A two month bitcoin rally has reignited the gold-versus-bitcoin debate. We view such either-or comparisons of gold and bitcoin as somewhat specious, because we see little commonality between the two assets. Gold continues to function as a reliable store of value and productive portfolio-diversifying asset. In contrast, bitcoin continues to augment its reputation as a highly erratic speculation. To the degree investors may seek exposure to speculative assets, bitcoin can certainly play a role in a wide range of investment portfolios. It goes without saying, however, that bitcoin’s investment merits, at least to date, have proven distinctly different from gold’s portfolio utility.
We last updated our bitcoin views in July 2017. At the time, we identified six comparative investment attributes which we felt established gold as clearly superior to bitcoin as a portfolio store of value. The six differentiating categories were: infancy, scale, immutability, volatility, safety and trust. Now, some two years after writing that report, our confidence in gold as the preferred store of value has only increased.
We recognize that fervency among bitcoin supporters remains unflinching. We maintain high regard for bitcoin enthusiasm because it emanates from the same philosophical impulses motivating gold investors. At the risk of oversimplifying, owners of gold and bitcoin share many of the same concerns. Gross monetary mismanagement by global central banks has destroyed the capacity for fiat currency to serve as a stable unit of account.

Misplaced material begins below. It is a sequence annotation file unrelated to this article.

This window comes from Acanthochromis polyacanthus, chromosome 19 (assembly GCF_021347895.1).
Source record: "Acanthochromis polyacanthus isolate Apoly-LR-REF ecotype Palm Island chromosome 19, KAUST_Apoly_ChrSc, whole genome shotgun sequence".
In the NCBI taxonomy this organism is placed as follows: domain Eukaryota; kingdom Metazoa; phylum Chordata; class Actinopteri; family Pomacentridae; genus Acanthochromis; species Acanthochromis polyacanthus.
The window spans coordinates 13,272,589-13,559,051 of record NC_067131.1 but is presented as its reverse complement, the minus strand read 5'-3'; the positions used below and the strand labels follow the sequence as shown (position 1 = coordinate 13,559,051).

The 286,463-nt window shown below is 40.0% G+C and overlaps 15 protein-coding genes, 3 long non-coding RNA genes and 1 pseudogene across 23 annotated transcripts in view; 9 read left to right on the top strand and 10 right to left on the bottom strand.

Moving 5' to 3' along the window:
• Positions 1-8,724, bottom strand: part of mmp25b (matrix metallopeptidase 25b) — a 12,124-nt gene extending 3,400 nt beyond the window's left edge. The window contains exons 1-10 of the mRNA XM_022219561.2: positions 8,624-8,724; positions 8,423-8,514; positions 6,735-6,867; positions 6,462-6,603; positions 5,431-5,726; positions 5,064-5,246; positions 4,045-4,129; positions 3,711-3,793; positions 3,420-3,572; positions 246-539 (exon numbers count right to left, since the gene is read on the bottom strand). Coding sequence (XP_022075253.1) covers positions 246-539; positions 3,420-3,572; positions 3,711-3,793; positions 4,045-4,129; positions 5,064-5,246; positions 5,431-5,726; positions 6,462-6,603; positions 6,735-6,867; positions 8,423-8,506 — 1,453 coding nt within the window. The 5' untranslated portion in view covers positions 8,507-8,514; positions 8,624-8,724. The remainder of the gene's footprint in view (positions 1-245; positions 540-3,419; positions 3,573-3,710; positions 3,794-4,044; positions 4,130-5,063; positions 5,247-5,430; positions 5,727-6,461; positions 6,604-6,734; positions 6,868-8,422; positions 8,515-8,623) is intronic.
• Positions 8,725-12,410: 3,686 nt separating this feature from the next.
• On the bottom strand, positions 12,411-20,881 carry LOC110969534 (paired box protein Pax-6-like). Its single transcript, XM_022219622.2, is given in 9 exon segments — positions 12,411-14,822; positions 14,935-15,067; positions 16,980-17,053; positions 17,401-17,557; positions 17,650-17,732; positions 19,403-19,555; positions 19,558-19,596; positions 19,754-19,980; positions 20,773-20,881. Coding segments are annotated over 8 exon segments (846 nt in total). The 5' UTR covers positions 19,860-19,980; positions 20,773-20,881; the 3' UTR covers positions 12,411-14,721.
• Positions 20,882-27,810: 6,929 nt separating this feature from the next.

In essence, gold and bitcoin function as divergent paths to the common goal of protecting capital from rampant monetary debasement. To us, however, similarities between gold and bitcoin end with this shared investment objective. From there, differences between gold and bitcoin become diametric. In this report, we provide brief updates to our six key differentials between gold and bitcoin as productive portfolio assets. Subsequently, we provide our perspective on three recent developments in the cryptocurrency world.
In our July 2017 report, Why Cryptocurrencies (Bitcoin) are Unlikely to Usurp the Role of Gold, we suggested that a developing rush of competing cryptocurrencies made it a bit early to declare bitcoin the ultimate winner in the crypto derby. Just as Netscape had once been the undisputed market-leading browser in an emerging technology called the internet, bitcoin had (thus far) been the undisputed market-leading crypto in an emerging technology called the blockchain. In the intervening two years, however, it has become clear that bitcoin has consolidated its overwhelming significance in the crypto category. To us, bitcoin is really the only cryptocurrency that matters.
By way of example, when we published our 7/15/17 report, CoinMarketCap reported that bitcoin’s market cap represented 46% of the total crypto universe, composed of 973 cryptocurrencies and tokens. By 5/21/19, CoinMarketCap was tracking 2,194 different cryptos (an increase of 125%), yet, as shown in Figure 1, bitcoin’s total market share had increased to 57%. Indeed, CoinMarketCap’s individual price graphs for all 2,194 cryptos display two separate lines: one pricing the crypto in U.S. dollars and the other pricing the crypto in bitcoin1.
Figure 1: Total Cryptocurrency Market Share of Ten Leading Cryptocurrencies (4/28/13-5/23/19)
Since the original explosion in crypto offerings in late-2017, the vast majority of cryptocurrencies and tokens have been exposed as fraud, folly or less. During the same span, the majority of crypto talent and innovation has funneled towards developing bitcoin infrastructure and applications. Critical to blockchain disciples, for example, bitcoin is the only crypto network based on truly decentralized architecture. Indeed, while we cannot comment on all 2,194 cryptos, our due diligence confirms that among the top-10 cryptos (86.8% of total crypto market cap) only bitcoin is truly decentralized—the other nine products have sponsors with disqualifying control or influence.